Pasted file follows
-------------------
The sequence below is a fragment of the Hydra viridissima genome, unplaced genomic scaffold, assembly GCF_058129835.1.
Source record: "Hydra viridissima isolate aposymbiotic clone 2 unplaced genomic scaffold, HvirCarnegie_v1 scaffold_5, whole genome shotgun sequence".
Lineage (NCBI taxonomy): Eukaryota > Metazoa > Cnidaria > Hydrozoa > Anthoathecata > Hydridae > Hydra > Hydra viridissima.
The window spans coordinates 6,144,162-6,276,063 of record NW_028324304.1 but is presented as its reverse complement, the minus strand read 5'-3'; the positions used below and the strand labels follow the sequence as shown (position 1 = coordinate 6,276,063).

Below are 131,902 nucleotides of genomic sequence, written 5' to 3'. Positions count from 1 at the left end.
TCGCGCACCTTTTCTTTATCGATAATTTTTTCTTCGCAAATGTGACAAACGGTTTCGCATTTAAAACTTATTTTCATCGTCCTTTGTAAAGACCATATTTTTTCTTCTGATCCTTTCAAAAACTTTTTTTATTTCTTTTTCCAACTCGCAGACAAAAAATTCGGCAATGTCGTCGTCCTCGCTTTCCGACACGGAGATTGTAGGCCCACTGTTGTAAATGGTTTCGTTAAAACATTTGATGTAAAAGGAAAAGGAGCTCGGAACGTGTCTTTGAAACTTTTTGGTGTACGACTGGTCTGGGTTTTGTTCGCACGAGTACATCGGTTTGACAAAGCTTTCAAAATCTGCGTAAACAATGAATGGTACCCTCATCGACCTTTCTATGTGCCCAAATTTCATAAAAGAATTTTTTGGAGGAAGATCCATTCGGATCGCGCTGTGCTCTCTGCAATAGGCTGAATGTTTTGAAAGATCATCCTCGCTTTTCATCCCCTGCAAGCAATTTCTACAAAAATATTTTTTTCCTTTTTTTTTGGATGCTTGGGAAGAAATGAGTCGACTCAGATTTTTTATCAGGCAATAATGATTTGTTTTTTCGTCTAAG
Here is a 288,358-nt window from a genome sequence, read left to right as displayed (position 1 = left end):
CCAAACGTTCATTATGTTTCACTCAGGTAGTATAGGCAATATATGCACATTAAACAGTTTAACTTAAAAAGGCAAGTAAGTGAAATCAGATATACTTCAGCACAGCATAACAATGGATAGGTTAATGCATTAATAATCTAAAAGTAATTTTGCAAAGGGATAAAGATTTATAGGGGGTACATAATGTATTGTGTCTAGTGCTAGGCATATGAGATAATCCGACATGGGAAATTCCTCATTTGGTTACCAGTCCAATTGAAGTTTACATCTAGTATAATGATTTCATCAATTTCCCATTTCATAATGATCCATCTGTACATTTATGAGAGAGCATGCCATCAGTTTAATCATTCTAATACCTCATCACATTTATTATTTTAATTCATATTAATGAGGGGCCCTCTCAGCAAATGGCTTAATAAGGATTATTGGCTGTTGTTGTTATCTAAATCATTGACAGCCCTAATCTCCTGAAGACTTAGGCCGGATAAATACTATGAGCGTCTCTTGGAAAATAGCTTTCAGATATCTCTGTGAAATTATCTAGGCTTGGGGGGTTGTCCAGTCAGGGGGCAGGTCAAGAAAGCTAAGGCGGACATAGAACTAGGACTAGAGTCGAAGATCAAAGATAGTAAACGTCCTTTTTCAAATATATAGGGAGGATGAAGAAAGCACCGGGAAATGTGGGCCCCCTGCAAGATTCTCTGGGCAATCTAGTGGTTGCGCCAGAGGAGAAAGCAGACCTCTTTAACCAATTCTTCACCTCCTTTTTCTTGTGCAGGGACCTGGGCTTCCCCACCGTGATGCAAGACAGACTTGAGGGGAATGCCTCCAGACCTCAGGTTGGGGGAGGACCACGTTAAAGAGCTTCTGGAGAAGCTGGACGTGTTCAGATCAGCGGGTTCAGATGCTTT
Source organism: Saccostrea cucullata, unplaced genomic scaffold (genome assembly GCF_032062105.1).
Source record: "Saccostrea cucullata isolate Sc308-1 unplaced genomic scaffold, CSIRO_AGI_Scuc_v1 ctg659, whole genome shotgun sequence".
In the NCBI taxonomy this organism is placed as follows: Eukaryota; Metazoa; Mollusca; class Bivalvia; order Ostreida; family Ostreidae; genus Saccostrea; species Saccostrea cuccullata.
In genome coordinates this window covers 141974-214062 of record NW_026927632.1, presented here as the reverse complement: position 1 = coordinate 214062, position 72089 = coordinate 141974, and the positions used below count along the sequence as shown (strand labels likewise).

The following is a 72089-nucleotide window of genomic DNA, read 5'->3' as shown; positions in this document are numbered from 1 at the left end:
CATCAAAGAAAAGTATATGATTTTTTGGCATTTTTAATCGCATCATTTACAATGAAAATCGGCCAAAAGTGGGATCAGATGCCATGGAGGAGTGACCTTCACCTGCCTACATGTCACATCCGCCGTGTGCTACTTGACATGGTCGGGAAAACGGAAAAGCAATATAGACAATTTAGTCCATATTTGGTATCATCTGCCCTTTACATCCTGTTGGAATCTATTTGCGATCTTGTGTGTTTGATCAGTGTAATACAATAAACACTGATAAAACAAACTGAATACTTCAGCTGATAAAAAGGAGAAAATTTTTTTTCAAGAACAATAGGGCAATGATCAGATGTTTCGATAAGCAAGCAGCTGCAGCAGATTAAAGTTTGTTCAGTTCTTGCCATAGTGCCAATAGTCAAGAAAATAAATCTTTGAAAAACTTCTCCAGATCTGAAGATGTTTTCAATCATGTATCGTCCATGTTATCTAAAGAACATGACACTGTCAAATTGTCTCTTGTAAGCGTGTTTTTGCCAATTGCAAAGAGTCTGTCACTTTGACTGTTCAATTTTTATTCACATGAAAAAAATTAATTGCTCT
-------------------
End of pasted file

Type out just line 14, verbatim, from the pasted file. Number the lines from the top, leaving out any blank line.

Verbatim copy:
CATCAAAGAAAAGTATATGATTTTTTGGCATTTTTAATCGCATCATTTACAATGAAAATCGGCCAAAAGTGGGATCAGATGCCATGGAGGAGTGACCTTCACCTGCCTACATGTCACATCCGCCGTGTGCTACTTGACATGGTCGGGAAAACGGAAAAGCAATATAGACAATTTAGTCCATATTTGGTATCATCTGCCCTTTACATCCTGTTGGAATCTATTTGCGATCTTGTGTGTTTGATCAGTGTAATACAATAAACACTGATAAAACAAACTGAATACTTCAGCTGATAAAAAGGAGAAAATTTTTTTTCAAGAACAATAGGGCAATGATCAGATGTTTCGATAAGCAAGCAGCTGCAGCAGATTAAAGTTTGTTCAGTTCTTGCCATAGTGCCAATAGTCAAGAAAATAAATCTTTGAAAAACTTCTCCAGATCTGAAGATGTTTTCAATCATGTATCGTCCATGTTATCTAAAGAACATGACACTGTCAAATTGTCTCTTGTAAGCGTGTTTTTGCCAATTGCAAAGAGTCTGTCACTTTGACTGTTCAATTTTTATTCACATGAAAAAAATTAATTGCTCT